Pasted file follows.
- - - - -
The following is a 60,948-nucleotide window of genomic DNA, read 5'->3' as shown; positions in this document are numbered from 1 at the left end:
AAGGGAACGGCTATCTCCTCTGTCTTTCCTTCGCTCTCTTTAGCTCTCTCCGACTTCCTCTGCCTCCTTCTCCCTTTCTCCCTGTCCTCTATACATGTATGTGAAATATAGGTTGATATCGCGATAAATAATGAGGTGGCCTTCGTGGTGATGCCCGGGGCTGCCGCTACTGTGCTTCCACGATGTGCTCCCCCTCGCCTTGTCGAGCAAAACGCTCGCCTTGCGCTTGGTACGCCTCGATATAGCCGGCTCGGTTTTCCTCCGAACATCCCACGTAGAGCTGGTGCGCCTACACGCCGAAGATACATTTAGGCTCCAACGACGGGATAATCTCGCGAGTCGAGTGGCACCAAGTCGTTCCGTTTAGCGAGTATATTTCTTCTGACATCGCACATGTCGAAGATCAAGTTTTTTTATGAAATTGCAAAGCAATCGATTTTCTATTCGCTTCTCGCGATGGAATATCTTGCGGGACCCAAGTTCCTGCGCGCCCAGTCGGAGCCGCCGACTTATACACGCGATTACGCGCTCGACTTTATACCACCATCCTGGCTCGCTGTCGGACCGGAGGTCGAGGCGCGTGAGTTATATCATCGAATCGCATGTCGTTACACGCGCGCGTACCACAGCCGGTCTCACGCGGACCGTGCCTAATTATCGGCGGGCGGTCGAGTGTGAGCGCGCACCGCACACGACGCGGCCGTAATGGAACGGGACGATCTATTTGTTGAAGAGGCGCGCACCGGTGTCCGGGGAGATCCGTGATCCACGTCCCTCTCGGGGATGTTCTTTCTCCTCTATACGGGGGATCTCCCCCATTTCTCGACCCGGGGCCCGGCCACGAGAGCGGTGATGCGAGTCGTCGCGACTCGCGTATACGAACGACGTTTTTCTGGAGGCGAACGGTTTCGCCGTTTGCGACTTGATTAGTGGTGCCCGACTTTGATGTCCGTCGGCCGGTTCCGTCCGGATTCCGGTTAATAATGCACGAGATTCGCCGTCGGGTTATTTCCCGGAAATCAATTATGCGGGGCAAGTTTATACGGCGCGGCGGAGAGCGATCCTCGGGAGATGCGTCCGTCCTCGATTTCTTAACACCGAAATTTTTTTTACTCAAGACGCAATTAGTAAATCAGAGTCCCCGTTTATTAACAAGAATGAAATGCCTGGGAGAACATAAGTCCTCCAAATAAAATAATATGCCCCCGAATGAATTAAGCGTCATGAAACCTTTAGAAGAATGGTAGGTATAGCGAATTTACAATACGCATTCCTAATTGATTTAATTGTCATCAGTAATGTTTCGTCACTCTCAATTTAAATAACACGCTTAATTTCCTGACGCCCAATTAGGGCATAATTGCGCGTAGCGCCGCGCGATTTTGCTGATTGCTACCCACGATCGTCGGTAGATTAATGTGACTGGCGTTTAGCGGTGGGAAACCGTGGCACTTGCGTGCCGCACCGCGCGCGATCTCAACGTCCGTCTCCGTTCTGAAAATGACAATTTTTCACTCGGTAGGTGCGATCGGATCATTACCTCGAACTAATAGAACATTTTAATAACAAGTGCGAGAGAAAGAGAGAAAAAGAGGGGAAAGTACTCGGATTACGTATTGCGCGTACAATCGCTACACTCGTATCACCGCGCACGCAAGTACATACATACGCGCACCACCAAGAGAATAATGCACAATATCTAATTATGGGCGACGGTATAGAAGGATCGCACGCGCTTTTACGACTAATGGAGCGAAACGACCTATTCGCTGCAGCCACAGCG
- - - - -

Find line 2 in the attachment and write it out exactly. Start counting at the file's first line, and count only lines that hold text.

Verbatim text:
AAGGGAACGGCTATCTCCTCTGTCTTTCCTTCGCTCTCTTTAGCTCTCTCCGACTTCCTCTGCCTCCTTCTCCCTTTCTCCCTGTCCTCTATACATGTATGTGAAATATAGGTTGATATCGCGATAAATAATGAGGTGGCCTTCGTGGTGATGCCCGGGGCTGCCGCTACTGTGCTTCCACGATGTGCTCCCCCTCGCCTTGTCGAGCAAAACGCTCGCCTTGCGCTTGGTACGCCTCGATATAGCCGGCTCGGTTTTCCTCCGAACATCCCACGTAGAGCTGGTGCGCCTACACGCCGAAGATACATTTAGGCTCCAACGACGGGATAATCTCGCGAGTCGAGTGGCACCAAGTCGTTCCGTTTAGCGAGTATATTTCTTCTGACATCGCACATGTCGAAGATCAAGTTTTTTTATGAAATTGCAAAGCAATCGATTTTCTATTCGCTTCTCGCGATGGAATATCTTGCGGGACCCAAGTTCCTGCGCGCCCAGTCGGAGCCGCCGACTTATACACGCGATTACGCGCTCGACTTTATACCACCATCCTGGCTCGCTGTCGGACCGGAGGTCGAGGCGCGTGAGTTATATCATCGAATCGCATGTCGTTACACGCGCGCGTACCACAGCCGGTCTCACGCGGACCGTGCCTAATTATCGGCGGGCGGTCGAGTGTGAGCGCGCACCGCACACGACGCGGCCGTAATGGAACGGGACGATCTATTTGTTGAAGAGGCGCGCACCGGTGTCCGGGGAGATCCGTGATCCACGTCCCTCTCGGGGATGTTCTTTCTCCTCTATACGGGGGATCTCCCCCATTTCTCGACCCGGGGCCCGGCCACGAGAGCGGTGATGCGAGTCGTCGCGACTCGCGTATACGAACGACGTTTTTCTGGAGGCGAACGGTTTCGCCGTTTGCGACTTGATTAGTGGTGCCCGACTTTGATGTCCGTCGGCCGGTTCCGTCCGGATTCCGGTTAATAATGCACGAGATTCGCCGTCGGGTTATTTCCCGGAAATCAATTATGCGGGGCAAGTTTATACGGCGCGGCGGAGAGCGATCCTCGGGAGATGCGTCCGTCCTCGATTTCTTAACACCGAAATTTTTTTTACTCAAGACGCAATTAGTAAATCAGAGTCCCCGTTTATTAACAAGAATGAAATGCCTGGGAGAACATAAGTCCTCCAAATAAAATAATATGCCCCCGAATGAATTAAGCGTCATGAAACCTTTAGAAGAATGGTAGGTATAGCGAATTTACAATACGCATTCCTAATTGATTTAATTGTCATCAGTAATGTTTCGTCACTCTCAATTTAAATAACACGCTTAATTTCCTGACGCCCAATTAGGGCATAATTGCGCGTAGCGCCGCGCGATTTTGCTGATTGCTACCCACGATCGTCGGTAGATTAATGTGACTGGCGTTTAGCGGTGGGAAACCGTGGCACTTGCGTGCCGCACCGCGCGCGATCTCAACGTCCGTCTCCGTTCTGAAAATGACAATTTTTCACTCGGTAGGTGCGATCGGATCATTACCTCGAACTAATAGAACATTTTAATAACAAGTGCGAGAGAAAGAGAGAAAAAGAGGGGAAAGTACTCGGATTACGTATTGCGCGTACAATCGCTACACTCGTATCACCGCGCACGCAAGTACATACATACGCGCACCACCAAGAGAATAATGCACAATATCTAATTATGGGCGACGGTATAGAAGGATCGCACGCGCTTTTACGACTAATGGAGCGAAACGACCTATTCGCTGCAGCCACAGCG